Zach LaVine is not one to overanalyze a good thing. Which is why, after going 6-for-9 from three-point range in the Timberwolves’ 104-90 victory over Atlanta on Monday night, the guard didn’t have much insight into what was going right.
He only knows it’s going in.
“It’s just feeling good,” LaVine said after the game. “I’m in a little bit of a rhythm. I’ll probably go get some shots up tomorrow to stay in that rhythm.”
The three-point shot has been an up-and-down proposition for the Wolves this season. They began the season shooting well from beyond the arc, then fell into a slump. Recently, it appears the team is getting back on track from long range, shooting 38.2 percent (47-for-123) on threes over the past five games after shooting 29.6 percent over the previous 16.
LaVine, in particular, has been consistent. He has hit two or more threes in 12 of 13 games in December, shooting 45-for-97 in those games (46.4 percent). LaVine, the Wolves’ top scorer in 10 of the past 20 games, has shot 53.2 percent on three-pointers over the past eight games. Over the past five he has shot 57.1 percent (24-for-42), making an average of 4.8 threes per game.
That is a formidable weapon.
“It adds a lot of space to the floor,” coach Tom Thibodeau said.
He has been the beneficiary of some good ball movement of late. Especially between the big three of LaVine, Karl-Anthony Towns and Andrew Wiggins. Both Towns and Wiggins did a good job of passing out of double teams to open shooters in Monday’s one-sided victory over Atlanta.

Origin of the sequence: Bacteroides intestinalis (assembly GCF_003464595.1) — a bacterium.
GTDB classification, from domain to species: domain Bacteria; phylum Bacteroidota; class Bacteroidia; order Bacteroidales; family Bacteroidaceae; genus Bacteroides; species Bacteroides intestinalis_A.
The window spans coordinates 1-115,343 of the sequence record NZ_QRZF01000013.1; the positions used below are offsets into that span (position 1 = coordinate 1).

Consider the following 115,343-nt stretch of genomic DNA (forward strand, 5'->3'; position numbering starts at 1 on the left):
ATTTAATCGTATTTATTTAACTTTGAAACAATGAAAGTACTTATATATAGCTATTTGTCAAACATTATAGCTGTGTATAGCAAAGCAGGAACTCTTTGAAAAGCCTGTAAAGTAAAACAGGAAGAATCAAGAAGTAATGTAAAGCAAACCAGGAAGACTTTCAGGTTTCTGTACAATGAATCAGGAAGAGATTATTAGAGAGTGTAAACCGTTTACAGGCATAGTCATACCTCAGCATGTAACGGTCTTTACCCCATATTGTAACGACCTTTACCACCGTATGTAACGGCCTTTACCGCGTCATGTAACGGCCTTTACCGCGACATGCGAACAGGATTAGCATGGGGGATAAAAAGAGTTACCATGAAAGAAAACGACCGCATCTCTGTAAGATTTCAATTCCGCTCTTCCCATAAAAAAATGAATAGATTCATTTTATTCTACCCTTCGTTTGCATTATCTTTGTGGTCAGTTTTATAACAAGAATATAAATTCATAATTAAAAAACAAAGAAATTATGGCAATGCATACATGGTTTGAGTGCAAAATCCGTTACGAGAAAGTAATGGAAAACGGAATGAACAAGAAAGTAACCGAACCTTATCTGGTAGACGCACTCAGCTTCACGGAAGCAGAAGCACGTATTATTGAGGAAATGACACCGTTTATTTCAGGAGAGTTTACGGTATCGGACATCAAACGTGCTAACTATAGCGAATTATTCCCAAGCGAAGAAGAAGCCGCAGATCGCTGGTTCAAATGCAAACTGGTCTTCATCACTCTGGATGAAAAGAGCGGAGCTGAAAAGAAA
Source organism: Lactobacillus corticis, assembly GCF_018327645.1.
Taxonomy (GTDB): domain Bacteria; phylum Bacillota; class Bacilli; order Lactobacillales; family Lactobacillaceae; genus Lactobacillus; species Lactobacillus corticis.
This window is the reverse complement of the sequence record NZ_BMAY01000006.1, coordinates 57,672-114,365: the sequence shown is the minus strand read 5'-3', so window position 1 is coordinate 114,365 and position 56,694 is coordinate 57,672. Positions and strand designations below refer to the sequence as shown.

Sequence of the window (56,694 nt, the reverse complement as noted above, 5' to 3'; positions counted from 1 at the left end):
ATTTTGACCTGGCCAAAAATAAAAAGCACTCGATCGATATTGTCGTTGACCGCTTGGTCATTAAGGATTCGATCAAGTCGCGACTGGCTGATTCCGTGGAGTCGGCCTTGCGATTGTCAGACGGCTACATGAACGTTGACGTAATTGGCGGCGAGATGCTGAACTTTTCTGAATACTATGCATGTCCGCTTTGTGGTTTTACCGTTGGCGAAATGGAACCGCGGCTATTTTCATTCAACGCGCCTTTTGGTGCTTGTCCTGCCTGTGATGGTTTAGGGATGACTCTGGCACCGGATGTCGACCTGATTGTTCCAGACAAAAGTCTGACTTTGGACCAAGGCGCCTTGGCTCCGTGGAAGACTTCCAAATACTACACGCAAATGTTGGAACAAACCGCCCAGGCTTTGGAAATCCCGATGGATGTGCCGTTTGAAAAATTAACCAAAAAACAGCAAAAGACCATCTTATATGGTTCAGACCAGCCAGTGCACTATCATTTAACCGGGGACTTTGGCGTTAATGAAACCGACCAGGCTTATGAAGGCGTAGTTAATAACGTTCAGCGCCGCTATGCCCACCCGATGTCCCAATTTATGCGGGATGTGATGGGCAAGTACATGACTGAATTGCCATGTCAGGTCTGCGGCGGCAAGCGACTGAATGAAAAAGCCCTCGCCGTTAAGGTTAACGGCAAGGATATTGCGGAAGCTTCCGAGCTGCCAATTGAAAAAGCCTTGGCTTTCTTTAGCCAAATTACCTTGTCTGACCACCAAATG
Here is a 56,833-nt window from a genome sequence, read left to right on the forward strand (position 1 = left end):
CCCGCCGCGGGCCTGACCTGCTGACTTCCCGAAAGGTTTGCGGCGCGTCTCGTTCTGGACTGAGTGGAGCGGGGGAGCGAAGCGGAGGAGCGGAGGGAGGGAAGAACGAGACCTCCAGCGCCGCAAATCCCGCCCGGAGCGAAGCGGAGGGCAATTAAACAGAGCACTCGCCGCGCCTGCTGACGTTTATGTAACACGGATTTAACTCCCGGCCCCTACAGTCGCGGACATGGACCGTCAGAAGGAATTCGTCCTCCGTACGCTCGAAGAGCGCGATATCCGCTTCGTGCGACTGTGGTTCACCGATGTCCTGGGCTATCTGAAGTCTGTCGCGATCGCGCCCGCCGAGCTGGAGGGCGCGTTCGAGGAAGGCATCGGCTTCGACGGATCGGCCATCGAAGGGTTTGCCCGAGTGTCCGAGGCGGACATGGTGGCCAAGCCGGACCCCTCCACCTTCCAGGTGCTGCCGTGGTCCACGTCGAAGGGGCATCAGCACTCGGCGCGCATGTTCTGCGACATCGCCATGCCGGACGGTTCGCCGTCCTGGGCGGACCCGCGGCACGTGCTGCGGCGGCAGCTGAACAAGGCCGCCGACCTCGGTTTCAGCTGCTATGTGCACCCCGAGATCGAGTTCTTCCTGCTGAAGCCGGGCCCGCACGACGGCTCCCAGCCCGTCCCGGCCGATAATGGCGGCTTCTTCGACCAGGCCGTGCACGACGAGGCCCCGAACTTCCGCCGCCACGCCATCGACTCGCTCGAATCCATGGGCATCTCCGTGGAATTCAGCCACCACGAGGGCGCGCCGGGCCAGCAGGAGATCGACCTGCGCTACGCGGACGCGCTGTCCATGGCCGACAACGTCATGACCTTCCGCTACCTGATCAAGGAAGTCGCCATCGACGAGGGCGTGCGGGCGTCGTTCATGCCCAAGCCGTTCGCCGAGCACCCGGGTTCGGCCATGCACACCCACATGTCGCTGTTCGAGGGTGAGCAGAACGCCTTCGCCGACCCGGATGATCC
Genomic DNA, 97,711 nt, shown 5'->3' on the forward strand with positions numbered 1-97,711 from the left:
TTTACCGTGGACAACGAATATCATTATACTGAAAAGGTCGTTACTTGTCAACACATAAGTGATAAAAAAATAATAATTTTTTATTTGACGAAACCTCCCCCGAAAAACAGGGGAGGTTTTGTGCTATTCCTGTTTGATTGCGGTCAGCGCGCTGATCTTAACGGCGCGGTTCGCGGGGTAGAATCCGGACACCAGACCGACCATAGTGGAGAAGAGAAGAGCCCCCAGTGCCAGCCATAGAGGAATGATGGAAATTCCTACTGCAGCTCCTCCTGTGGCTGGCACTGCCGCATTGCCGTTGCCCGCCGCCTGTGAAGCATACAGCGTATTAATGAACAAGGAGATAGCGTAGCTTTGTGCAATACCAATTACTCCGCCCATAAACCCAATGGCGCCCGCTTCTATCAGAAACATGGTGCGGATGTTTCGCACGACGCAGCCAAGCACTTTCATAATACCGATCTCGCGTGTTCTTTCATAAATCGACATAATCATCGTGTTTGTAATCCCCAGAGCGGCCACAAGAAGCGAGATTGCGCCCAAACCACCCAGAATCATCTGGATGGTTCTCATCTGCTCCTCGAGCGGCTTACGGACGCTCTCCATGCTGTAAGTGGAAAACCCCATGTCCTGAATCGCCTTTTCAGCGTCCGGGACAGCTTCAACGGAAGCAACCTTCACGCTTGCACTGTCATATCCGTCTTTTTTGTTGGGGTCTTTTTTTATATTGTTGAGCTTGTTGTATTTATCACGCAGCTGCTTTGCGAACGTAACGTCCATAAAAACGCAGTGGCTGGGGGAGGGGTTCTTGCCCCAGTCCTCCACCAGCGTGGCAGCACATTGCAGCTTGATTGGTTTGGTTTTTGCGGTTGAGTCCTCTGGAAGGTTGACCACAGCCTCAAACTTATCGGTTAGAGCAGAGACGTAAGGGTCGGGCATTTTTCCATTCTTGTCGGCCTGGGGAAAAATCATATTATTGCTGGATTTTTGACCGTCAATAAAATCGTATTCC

“It’s amazing,” point guard Ricky Rubio said of LaVine’s recent play. “I mean, he’s hot right now, and we’re looking for him. And that makes it easier for KAT and Wiggs to score.”
Said Wiggins: “He’s a huge weapon. You have to know where he is all the time. And he can shoot from wherever. His range is ridiculous.”
Twenty-two assists, no turnovers
Speaking of offensive efficiency, Rubio has gone 67 minutes, 40 seconds without a turnover, picking up 22 assists in that time. He is coming off two consecutive 10-assist, zero-turnover games.
“I’m controlling the tempo of the game,” said Rubio, who has 10 or more assists in three of his past five games, averaging 9.6 assists in that time. “We’re not making mistakes on offense, and I feel good.”
Said Thibodeau after Monday’s game: “He’s in a good rhythm, and so is Kris [Dunn].”
• Monday, for the second game in a row and the third time in four games, backup center Cole Aldrich did not play. The Hawks had center Dwight Howard back, but he was coming off a sore back his minutes were limited. The rest of the time the Hawks — much as they did in Atlanta Dec. 21 — went with a smaller lineup.
“And that led us to playing small as well,” Thibodeau said.
• After the Wolves held Atlanta to 42.2 percent shooting Monday, Thibodeau was asked if he saw noticeable progress in his team’s defense.
“I’d like to say yes,” he said. “But, to be honest, we had a stretch of four or five games where I thought we were going in the right direction. But then in the next two games [losses to Sacramento and Oklahoma City], I didn’t feel that way.”